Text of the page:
Star Trek 6 Still Holds A Franchise Record 30 Years Later
In 1992, the sixth movie in theStar Trekfranchise, Star Trek VI: The UndiscoveredCountry, set a franchise record that still hasn't been beat — almost 30 years after the movie's 1991 release.Star Trek first aired during the 1966 broadcast season, and was only a moderate success, being cancelled after its third season; however, the show developed a dedicated fanbase in syndication, and the first feature film, Star Trek: The Motion Picture was a huge hit — propelling the franchise into being a major pop culture property. Over the years, Star Trek has reached a number of noteworthy milestones, both critically and culturally, but one such achievement has only happened once — and Star Trek 6 was the film that did it.Click the button below to start this article in quick view. Start now
Gene Roddenberry created Star Trek to comment on social issues and view the future with a sense of optimism. His core concept was to have a Western in space, but he executed it with a deft hand, which allowed the sci-fi show to challenge and break down social barriers. The subsequentmovies were more action-oriented than TOS was, but remained true to the show's ethos. Star Trek 6 was no different, and its willingness to tackle contemporary political issues was a key element of its success.
By the time The Undiscovered Country hit theatres, Captain James T. Kirk (William Shatner) and his crew had been pop culture icons for 25 years. The sequel TV series Star Trek: The Next Generationwas already an established hit, set roughly a century after the events of TOS. Leonard Nimoy, who directed the Star Trek movies The Search for Spock and The Voyage Home, was approached about doing a swan song for the original cast to coincide with the 25-year anniversary. While he ultimately declined to direct, he did help conceive of the movie's story. Star Trek 6 was by no means a cheap production, but it did use a modest budget (relative to the time) and relied more on a strong story than spectacular setpieces. As a result of its strong plot and acting, the movie was a huge success. It won a number of awards, including the Saturn Award for Best Science Fiction film — and to date, is the only Star Trek film to do so.
Leonard Nimoy famously proposed Star Trek 6 be the Starfleet/Klingon version of the Berlin Wall coming down, which had just occurred in 1989. While The Next Generation revealed that in the future, The United Federation of Planets and the Klingon Empire were no longer at war, TOS never actually demonstrated those events. In a way, The Undiscovered Country served to both bridge TOS and TNG and comment on the recent events in Germany that were no doubt active in the minds of audiences. Star Trek 6 was a sweet conclusion for the original Enterprise crew, with a plot that embraced the actors' age and self-deprecating humor, while allowing the characters to bow out with dignity. Gene Roddenberry reportedly hated the script, as the Star Trek creator disliked any depiction of bigotry or corruption within Starfleet; however, his opinion was in the minority, as many reviewers largely praised the movie's writing and direction.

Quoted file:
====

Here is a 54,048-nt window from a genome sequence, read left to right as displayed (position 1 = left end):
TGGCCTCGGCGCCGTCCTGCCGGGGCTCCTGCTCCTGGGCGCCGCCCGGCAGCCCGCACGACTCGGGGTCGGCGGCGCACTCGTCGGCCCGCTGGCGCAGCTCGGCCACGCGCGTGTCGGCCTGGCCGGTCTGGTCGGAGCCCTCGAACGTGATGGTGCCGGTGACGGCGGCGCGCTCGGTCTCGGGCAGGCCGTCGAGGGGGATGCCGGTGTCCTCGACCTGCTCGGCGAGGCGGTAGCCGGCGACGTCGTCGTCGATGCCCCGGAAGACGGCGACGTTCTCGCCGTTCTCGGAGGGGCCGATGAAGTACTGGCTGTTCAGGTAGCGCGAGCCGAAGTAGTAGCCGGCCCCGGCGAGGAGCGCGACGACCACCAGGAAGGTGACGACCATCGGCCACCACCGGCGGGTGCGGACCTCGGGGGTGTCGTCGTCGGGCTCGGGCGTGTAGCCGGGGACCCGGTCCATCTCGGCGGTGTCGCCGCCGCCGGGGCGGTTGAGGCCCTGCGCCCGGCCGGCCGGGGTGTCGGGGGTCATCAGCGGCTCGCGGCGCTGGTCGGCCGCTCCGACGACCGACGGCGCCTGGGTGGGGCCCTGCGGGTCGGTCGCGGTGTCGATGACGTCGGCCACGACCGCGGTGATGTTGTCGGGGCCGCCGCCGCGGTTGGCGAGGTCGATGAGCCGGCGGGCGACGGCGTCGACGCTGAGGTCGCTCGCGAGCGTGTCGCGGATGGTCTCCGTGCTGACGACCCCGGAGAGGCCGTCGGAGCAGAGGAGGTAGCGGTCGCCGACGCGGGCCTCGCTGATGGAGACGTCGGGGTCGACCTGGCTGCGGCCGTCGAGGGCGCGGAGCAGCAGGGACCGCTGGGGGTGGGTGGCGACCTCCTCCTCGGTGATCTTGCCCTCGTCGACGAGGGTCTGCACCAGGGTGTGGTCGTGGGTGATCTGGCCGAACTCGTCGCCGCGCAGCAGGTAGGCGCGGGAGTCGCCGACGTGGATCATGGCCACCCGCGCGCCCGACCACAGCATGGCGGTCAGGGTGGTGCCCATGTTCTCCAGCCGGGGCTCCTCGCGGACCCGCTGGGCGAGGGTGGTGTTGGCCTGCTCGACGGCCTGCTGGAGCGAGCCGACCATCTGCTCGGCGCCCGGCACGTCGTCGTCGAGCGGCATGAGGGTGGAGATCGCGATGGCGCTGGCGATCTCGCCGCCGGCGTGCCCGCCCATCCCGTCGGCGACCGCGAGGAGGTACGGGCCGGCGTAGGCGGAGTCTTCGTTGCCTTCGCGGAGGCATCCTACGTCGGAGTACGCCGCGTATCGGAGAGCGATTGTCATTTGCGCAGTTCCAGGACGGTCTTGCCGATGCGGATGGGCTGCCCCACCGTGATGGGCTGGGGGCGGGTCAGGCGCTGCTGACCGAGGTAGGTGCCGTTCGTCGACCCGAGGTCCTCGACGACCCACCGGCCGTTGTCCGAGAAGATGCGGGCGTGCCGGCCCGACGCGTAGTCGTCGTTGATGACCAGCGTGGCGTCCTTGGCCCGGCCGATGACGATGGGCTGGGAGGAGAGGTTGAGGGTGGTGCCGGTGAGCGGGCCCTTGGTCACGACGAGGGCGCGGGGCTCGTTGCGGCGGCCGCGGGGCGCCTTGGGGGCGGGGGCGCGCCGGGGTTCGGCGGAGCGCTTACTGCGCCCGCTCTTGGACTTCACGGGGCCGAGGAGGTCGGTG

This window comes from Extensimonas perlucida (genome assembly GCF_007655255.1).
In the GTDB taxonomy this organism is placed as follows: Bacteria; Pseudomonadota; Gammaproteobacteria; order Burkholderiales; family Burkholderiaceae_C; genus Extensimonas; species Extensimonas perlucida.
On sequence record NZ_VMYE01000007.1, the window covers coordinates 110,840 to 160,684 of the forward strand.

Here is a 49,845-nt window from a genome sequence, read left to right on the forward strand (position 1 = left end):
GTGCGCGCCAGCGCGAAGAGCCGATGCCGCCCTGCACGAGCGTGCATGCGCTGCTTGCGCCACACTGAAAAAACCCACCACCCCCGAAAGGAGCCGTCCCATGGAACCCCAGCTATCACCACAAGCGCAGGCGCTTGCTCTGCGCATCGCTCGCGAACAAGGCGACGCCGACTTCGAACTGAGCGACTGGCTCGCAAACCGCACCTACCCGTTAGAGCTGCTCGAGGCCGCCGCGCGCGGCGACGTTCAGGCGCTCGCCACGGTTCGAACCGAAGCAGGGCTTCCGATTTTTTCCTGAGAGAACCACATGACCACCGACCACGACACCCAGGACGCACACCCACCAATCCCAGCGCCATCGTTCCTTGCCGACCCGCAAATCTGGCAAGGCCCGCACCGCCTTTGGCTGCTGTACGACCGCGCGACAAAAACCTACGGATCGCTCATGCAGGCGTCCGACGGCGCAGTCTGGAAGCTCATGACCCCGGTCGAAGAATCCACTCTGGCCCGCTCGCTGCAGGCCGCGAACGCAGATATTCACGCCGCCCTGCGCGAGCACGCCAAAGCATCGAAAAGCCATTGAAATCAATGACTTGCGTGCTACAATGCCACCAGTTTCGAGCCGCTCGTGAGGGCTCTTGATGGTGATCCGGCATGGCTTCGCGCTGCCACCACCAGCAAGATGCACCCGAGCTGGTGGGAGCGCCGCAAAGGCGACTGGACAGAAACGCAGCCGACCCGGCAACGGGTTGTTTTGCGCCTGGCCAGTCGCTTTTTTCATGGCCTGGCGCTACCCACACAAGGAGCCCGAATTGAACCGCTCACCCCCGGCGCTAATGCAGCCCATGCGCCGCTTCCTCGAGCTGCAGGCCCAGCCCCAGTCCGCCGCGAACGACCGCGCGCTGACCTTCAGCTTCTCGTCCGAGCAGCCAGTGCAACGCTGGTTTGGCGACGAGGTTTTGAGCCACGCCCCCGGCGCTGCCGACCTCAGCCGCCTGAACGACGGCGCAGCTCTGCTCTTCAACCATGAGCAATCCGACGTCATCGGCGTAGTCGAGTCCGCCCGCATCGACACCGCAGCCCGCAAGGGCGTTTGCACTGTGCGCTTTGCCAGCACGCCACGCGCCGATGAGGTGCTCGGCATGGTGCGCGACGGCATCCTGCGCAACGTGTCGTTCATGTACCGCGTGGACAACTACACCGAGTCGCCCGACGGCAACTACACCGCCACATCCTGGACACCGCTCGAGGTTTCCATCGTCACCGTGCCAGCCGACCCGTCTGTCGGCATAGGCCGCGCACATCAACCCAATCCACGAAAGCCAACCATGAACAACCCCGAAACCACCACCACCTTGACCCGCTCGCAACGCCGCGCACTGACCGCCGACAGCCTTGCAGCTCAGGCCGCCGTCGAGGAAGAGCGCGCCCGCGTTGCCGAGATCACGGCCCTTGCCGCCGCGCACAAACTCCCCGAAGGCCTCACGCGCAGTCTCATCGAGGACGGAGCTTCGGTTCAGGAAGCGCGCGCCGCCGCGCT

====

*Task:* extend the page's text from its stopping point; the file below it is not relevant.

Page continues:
The quality of Star Trek 6 is reflected in its Saturn Award for Best Science Fiction Film, which it received in 1992; other films to have received this honor include Terminator 2: Judgement Dayin 1991 and Jurassic Park in 1993. The Saturn Awards are a major American awards ceremony presented by the Academy of Science Fiction, Fantasy & Horror Films; beginning in the early 1970s, the Saturn Awards was created to address concerns that genre films (like sci-fi and horror) were not fairly recognized by Hollywood's existing awards bodies. Arguably, Star Trek 6benefitted from a lack of strong sci-fi movies to compete against, and had it been judged against Terminator 2, it may not have won. Regardless, this achievement is a noteworthy one that has yet to be repeated in the franchise.About The Author